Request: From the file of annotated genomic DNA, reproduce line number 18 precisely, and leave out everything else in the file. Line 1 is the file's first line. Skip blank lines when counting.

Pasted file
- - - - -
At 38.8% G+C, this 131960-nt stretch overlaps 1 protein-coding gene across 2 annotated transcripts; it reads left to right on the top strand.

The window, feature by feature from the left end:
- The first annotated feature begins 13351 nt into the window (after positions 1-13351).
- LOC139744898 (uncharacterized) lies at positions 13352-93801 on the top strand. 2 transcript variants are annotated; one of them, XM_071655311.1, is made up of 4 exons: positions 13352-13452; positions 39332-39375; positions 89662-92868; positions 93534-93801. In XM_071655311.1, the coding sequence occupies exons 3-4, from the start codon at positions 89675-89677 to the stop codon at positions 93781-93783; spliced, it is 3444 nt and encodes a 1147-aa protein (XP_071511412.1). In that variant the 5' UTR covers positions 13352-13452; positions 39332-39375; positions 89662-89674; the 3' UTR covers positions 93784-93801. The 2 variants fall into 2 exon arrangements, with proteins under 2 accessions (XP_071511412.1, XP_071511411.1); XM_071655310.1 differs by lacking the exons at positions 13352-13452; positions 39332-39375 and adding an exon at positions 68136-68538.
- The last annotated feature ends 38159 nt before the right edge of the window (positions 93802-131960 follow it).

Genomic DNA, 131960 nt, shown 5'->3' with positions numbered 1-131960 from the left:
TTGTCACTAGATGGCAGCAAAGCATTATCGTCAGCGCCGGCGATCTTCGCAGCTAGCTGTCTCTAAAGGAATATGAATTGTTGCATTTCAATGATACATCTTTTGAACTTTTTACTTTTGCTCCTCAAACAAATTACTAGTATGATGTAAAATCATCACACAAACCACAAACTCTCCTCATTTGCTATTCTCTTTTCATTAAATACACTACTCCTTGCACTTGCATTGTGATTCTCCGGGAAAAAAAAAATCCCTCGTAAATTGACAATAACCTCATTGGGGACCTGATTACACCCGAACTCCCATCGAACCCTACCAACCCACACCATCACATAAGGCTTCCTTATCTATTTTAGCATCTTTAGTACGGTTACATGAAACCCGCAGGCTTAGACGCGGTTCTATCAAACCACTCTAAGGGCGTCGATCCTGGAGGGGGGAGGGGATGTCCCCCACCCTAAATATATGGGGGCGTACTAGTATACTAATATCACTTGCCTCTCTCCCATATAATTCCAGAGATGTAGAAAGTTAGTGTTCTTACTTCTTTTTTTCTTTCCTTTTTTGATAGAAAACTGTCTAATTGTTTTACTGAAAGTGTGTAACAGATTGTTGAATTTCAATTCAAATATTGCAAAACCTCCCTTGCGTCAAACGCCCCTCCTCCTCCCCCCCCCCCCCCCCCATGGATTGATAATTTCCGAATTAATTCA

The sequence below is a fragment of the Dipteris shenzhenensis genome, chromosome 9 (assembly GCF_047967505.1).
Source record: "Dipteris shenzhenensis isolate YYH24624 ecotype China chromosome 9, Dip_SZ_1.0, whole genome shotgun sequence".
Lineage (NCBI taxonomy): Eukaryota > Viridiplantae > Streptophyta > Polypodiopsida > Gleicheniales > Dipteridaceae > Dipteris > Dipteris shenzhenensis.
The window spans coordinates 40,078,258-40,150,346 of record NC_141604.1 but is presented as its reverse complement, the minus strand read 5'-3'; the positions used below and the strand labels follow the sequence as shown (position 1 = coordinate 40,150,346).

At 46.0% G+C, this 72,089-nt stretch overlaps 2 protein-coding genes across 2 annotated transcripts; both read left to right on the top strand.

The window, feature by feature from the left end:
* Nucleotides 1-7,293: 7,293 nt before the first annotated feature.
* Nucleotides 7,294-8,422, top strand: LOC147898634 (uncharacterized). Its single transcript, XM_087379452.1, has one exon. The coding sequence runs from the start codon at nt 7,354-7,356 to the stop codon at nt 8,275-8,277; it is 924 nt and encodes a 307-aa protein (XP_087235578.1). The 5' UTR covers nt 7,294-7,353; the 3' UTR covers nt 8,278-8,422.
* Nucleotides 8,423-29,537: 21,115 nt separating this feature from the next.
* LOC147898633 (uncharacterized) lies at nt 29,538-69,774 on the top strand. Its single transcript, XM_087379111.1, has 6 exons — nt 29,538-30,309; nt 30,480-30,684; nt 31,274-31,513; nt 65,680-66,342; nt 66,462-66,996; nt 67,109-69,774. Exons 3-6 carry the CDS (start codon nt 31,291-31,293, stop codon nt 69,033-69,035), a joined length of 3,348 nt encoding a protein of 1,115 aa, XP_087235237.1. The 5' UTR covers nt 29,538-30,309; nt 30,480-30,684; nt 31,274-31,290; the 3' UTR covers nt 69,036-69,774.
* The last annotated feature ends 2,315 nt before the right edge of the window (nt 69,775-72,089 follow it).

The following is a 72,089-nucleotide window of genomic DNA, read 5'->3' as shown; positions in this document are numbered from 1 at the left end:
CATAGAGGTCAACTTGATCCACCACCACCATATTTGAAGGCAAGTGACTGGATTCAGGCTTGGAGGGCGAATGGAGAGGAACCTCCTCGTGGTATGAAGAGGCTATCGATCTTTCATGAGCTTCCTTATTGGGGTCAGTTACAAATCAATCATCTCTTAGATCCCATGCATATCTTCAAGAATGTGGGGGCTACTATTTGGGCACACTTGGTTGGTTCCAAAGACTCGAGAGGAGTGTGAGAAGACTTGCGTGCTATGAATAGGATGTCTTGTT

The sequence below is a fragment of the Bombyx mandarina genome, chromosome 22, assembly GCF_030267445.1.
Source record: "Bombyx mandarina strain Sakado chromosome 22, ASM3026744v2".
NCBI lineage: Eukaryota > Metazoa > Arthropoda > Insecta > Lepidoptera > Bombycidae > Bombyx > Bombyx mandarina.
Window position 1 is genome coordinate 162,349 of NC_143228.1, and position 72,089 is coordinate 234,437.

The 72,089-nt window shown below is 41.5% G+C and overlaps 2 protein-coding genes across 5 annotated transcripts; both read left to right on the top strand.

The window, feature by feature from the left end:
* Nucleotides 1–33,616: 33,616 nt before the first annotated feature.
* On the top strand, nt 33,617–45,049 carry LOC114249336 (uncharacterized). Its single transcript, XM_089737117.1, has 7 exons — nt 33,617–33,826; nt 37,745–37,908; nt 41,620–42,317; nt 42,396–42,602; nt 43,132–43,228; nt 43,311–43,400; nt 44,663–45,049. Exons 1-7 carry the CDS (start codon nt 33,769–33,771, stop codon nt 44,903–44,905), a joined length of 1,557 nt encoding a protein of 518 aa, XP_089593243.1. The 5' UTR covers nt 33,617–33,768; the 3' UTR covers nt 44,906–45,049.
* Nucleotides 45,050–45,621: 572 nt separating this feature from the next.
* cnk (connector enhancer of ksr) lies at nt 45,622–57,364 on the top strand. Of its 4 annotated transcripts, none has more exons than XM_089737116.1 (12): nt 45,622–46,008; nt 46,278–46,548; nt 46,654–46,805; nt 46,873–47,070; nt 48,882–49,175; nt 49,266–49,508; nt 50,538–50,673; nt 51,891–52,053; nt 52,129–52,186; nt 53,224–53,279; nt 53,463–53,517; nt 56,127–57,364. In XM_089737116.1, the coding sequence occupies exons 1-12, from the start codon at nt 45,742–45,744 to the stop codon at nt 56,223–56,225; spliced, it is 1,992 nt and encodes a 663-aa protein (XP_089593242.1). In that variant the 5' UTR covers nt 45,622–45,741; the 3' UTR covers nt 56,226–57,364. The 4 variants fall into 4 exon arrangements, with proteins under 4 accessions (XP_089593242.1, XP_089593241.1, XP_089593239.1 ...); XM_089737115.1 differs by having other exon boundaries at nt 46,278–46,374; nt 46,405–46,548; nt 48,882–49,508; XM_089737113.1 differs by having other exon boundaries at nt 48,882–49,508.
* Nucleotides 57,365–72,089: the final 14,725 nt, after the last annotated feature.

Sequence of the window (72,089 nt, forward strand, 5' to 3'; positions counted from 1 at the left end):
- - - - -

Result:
* The last annotated feature ends 2,315 nt before the right edge of the window (nt 69,775-72,089 follow it).